Give and take
If Karnataka refuses to share water from the Cauvery, Tamil Nadu too should refuse to give sand, power from Koodankulam or coal from Neyveli with Karnataka (“As Tamil Nadu, Karnataka fight over sharing Cauvery's water, farmers struggle to grow summer crops”). State borders should be redrawn so that Tamil Nadu has one catchment area, or else rivers should be nationalised.
Tamil Nadu should be given a special status by an Act of Parliament and money should be pumped in to develop the state. – Balakumar MS
Extraordinary performance that gets wide publicity plus a little luck plus proximity to someone who can pull strings is what it takes to get this award (“What does it take to win a Khel Ratna? You're not alone, even the government does not seem to know”).
The first factor, extraordinary performance, can be made up for with pull and influence. – Purushi
Unrest in the Valley
This is an excellent write up (“The middle ground the PDP helped expand in Kashmir hasn't just shrunk – it has disappeared”). The writer, however, has ignored the complete lack of will displayed by National Conference leader Farooq Abdullah in pushing through his autonomy proposal.
In retrospect, one feels that had the then political dispensation shown grit and determination, Kashmir would have been saved much of what it has gone through since 2000. – Atif Malik
Ties that bind
This is probably what every Indian experiences when meeting a Pakistani in Pakistan or abroad (“#SeditionThis: Why I believe Pakistanis are the most gracious people in the world”).
Both Indians and Pakistanis are beautiful people and the harsh reality of their shared history and their respective regimes’ political posturing since 1947 makes their graciousness all the more precious and admirable. –Apratim Mukarji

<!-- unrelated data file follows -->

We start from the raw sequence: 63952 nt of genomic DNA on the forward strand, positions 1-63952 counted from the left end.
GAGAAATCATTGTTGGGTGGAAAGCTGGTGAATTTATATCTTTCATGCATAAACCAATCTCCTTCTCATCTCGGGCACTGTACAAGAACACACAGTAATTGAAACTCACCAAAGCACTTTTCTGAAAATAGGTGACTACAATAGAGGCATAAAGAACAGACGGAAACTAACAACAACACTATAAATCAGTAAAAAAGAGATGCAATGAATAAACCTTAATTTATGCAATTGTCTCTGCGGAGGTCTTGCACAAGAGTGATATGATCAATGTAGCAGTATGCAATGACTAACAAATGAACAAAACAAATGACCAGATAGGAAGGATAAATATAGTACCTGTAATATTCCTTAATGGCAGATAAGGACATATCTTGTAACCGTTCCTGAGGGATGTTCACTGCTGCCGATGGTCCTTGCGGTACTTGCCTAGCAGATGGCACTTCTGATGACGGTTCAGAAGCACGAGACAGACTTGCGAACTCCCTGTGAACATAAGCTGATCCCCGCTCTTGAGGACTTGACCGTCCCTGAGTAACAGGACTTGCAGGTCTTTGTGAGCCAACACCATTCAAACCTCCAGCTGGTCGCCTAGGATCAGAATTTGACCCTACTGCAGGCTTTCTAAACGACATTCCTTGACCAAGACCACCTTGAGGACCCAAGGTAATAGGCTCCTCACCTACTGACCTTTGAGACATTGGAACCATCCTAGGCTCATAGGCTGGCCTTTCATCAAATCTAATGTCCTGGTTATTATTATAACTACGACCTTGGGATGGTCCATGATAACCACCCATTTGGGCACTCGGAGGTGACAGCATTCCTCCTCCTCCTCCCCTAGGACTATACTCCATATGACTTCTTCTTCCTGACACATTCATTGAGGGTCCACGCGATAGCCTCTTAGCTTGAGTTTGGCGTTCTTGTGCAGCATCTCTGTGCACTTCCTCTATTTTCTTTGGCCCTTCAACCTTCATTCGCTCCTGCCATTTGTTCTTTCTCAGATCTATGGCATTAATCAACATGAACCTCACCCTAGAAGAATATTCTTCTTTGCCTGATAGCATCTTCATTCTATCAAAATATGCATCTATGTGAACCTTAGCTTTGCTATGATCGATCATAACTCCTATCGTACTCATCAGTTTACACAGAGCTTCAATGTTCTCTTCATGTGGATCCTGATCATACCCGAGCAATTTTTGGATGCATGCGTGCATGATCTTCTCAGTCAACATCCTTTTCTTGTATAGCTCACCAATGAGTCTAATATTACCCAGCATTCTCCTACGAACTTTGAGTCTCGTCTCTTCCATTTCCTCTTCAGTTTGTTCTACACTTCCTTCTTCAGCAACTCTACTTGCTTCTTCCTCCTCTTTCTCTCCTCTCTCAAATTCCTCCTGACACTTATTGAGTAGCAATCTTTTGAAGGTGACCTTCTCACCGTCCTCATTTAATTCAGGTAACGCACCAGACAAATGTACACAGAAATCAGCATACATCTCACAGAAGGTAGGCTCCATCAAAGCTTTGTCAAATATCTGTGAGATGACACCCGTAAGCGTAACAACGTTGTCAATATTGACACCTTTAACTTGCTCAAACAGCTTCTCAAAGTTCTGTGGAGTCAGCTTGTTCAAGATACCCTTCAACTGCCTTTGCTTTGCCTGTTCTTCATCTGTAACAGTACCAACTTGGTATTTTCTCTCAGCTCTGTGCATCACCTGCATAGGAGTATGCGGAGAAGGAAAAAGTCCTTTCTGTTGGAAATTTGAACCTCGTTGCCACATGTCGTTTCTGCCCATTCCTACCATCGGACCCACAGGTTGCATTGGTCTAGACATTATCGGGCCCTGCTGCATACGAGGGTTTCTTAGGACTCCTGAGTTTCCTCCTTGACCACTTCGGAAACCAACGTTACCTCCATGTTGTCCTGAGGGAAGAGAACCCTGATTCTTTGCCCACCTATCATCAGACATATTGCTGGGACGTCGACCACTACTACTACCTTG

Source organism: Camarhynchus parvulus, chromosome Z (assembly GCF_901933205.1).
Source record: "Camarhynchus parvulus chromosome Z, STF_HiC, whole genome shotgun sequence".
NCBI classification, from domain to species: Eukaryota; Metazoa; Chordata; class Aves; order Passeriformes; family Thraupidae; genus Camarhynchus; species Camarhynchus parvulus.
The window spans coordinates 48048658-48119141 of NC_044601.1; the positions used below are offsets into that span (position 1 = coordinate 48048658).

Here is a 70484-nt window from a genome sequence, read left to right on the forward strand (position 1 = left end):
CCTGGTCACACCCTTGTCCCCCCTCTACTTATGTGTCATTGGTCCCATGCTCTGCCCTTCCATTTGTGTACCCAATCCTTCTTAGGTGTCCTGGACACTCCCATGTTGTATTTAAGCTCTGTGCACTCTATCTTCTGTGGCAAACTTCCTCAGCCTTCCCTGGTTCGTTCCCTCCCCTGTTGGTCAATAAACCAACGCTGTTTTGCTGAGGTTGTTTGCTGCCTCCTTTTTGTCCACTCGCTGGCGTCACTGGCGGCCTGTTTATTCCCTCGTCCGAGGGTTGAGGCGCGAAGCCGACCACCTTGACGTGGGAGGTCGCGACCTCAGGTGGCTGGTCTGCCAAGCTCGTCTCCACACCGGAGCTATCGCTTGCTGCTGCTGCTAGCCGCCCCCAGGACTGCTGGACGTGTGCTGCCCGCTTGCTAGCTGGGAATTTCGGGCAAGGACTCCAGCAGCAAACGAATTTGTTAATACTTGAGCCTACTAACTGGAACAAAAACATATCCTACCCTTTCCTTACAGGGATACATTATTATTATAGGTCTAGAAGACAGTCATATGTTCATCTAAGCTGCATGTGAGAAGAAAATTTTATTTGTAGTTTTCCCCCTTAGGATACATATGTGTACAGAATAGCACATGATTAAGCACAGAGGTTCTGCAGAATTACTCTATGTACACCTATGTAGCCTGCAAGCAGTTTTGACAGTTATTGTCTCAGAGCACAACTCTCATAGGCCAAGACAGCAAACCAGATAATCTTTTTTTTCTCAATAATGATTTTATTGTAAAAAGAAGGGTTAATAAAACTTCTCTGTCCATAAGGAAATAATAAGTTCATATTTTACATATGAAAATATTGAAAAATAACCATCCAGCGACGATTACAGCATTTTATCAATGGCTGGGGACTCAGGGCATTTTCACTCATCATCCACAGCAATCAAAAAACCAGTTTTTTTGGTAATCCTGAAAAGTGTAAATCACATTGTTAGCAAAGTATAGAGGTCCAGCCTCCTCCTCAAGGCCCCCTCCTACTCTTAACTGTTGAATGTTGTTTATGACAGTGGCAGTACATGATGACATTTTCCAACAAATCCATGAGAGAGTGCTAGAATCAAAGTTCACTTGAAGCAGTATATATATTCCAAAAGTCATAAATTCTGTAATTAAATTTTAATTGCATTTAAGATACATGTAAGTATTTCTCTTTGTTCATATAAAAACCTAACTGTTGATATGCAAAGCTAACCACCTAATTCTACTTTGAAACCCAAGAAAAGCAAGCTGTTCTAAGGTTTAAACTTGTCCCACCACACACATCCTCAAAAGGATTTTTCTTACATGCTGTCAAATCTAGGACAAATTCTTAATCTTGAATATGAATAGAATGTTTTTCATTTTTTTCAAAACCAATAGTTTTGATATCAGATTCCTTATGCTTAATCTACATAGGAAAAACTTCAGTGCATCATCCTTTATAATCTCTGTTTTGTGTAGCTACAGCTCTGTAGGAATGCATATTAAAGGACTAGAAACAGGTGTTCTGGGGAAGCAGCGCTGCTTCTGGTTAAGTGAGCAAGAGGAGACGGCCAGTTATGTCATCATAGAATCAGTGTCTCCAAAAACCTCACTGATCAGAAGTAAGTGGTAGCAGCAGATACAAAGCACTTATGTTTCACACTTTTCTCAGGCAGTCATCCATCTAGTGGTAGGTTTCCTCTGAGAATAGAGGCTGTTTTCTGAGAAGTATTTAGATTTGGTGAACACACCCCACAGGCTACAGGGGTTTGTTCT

I read this article with moist eyes and an aching heart. I left Allahabad more than 60 years ago and have visited a number of times since, but except my old uncle, no one gave me such a warm reception.
I now live in London and I am 80, but still think of my birth place and our village of Kakra across the Ganga. I wish I could build a small house with a thatched roof on the riverside and spent my winters there, in our lands and in the place where we were called “Thakur saheb”
Alas! Even getting visa is difficult because I am a Britisher who once migrated to Pakistan. – Baqar Naqvi
No child’s play
Parental child abduction is nothing but a wilful, deliberate and determined intention to use a child to avenge or blackmail the estranged spouse (“Why domestic abuse victims are opposed to India's new bill on international child abduction”).
The child, sadly, gets caught in the crossfire between the warring couple who disregard their offspring’s interests and give their supposedly insurmountable differences priority.
Therefore, it is essential to keep children from erring parents who cannot accommodate or adjust with one another for the sake of the children.
Child abduction has to be considered a crime and a cognisable offence throughout the world. – Kunuthur Srinivasa Reddy
Art is boundless
This is absolute nonsense; music is already beyond caste (“Full text: Art must transcend caste barriers, says TM Krishna at the Magsaysay Awards ceremony”). Not all top vocalists and instrumentalists belong to a particular caste or community. Music is divine and to become a musician is not an easy task.
No teacher admits students solely on the basis of caste. Are all the Nadasvaram and Thavil Vidwans from a particular community? Did Jesudas belong to an upper caste? Was Chembai Vaidyanatha Bhagavathar partial to upper-class students? The answers to all are a resounding no.